Sir Mark has always denied direct involvement in the alleged plot
Equatorial Guinea has issued an arrest warrant for Sir Mark Thatcher over his alleged role in a failed 2004 coup.
The country's attorney general said that Sir Mark, son of former British Prime Minister Margaret Thatcher, had provided money and transport.
In 2005, Sir Mark was given a fine and a suspended sentence in South Africa after pleading guilty to unknowingly helping to finance the plot.
However, he has always denied any direct involvement.
He told the UK's Daily Telegraph newspaper he was not worried by the arrest warrant.
"As far as I'm concerned the issue has already been dealt with," he was quoted as saying.
"I've been charged and tried in a court in South Africa on exactly those charges so I don't see what more they can do."
'Part of the team'
But Equatorial Guinea's Attorney General Jose Olo Obono said he had received new evidence against Sir Mark from Simon Mann, a former British army officer awaiting trial for his alleged role in the attempted coup.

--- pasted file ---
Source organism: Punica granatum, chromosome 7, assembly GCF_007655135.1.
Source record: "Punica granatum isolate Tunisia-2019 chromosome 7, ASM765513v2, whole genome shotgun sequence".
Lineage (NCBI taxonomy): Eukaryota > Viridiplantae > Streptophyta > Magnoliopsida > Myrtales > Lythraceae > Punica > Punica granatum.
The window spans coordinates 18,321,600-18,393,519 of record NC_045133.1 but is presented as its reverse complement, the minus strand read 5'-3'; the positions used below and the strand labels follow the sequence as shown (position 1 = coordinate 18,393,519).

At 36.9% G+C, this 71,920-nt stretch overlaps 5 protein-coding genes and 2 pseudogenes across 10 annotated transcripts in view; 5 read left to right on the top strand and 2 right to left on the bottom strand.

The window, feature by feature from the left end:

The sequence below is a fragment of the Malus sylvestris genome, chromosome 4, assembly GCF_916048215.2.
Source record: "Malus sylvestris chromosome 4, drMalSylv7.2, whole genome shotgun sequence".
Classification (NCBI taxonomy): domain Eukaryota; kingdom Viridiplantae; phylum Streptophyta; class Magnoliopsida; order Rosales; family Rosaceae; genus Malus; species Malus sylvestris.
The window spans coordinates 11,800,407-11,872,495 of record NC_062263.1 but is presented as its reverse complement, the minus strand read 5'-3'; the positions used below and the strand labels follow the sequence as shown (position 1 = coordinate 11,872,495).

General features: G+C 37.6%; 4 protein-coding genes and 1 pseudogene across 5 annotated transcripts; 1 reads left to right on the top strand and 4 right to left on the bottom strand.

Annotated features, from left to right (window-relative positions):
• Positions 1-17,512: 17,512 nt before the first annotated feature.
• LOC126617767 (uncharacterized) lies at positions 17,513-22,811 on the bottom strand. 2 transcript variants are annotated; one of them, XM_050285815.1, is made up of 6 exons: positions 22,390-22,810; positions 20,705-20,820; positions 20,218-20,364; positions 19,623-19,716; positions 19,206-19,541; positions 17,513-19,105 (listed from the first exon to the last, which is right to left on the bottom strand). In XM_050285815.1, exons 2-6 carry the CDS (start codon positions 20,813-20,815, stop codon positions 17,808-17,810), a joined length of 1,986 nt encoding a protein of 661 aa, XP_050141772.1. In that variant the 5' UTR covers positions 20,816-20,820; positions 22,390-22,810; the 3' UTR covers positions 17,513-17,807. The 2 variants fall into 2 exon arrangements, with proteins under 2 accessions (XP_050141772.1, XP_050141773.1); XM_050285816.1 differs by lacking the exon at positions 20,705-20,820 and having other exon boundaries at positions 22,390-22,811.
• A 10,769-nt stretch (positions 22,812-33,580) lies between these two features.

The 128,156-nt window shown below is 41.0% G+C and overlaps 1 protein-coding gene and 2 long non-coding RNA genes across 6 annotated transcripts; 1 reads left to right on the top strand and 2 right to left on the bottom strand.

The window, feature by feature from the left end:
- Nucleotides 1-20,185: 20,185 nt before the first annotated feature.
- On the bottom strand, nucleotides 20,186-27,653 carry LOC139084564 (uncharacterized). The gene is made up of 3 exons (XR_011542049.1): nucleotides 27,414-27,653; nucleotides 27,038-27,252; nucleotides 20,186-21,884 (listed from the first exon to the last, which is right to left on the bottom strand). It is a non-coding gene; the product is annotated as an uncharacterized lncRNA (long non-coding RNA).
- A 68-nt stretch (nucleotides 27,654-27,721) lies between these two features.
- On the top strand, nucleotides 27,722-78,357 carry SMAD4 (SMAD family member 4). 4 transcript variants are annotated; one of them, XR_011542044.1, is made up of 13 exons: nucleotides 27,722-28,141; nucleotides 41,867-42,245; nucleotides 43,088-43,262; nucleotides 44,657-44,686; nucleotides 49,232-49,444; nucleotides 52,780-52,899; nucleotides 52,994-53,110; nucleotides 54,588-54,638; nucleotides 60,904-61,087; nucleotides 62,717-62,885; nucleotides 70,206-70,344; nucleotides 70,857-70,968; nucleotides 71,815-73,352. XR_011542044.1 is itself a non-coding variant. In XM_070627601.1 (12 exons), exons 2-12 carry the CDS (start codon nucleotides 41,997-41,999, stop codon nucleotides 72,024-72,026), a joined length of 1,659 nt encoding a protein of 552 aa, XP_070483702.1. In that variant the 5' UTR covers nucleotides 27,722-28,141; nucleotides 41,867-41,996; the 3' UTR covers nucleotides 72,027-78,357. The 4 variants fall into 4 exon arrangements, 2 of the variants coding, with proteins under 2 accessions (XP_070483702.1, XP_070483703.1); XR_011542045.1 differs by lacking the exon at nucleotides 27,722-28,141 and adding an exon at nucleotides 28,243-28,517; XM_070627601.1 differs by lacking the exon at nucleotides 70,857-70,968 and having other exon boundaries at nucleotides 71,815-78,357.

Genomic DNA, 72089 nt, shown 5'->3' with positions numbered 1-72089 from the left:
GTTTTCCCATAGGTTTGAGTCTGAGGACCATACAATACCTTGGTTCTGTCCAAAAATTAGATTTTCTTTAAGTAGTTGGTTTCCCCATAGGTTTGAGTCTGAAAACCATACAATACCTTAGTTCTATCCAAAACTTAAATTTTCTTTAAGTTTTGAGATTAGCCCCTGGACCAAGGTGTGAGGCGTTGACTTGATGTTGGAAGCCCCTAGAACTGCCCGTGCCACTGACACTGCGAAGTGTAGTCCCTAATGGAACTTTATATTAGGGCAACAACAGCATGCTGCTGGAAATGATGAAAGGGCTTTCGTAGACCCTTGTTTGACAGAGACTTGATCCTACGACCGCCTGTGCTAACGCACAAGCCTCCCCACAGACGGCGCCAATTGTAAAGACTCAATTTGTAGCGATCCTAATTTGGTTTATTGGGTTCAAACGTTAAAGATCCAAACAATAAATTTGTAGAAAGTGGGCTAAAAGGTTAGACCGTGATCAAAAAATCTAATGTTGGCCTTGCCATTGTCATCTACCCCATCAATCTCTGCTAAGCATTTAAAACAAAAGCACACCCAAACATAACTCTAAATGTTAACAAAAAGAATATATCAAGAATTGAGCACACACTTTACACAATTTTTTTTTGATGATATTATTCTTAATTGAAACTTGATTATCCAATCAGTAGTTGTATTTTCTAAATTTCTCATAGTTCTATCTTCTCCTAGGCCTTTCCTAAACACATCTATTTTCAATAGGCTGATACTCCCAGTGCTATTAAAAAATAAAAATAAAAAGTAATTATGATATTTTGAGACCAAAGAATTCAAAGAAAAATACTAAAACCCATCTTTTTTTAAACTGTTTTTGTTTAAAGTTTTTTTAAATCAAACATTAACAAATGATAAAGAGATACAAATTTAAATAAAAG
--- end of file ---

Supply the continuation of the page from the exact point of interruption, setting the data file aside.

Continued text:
"Mark Thatcher provided financing for a coup d'etat in Equatorial Guinea and then he organised all the transport for the coup d'etat," Mr Obono told the Associated Press.
"We don't understand how [South Africa] let him go with just this fine. With an issue like this, we can't just let it go."
In comments to AFP news agency, Mr Obono said that Interpol had been asked to help find Sir Mark, "because we really don't know where he is, no-one knows where he is living."
The Daily Telegraph said that Sir Mark was speaking from the resort of Puerto Banus on the Costa del Sol.
Mann is being held at the notorious Black Beach prison in Malabo, the capital of Equatorial Guinea.
He told a British television station recently that the plot did exist, but he was not the driving force behind it.
The ex-SAS officer also alleged Sir Mark Thatcher was "part of the team".
In the past, Sir Mark has always claimed he was an unwitting conspirator and that as far as he knew, he was helping finance an air ambulance business in West Africa.
The president of Equatorial Guinea, Teodoro Obiang, took power in 1979, in a coup in which he killed his uncle.
Equatorial Guinea is now one of Africa's largest oil producers.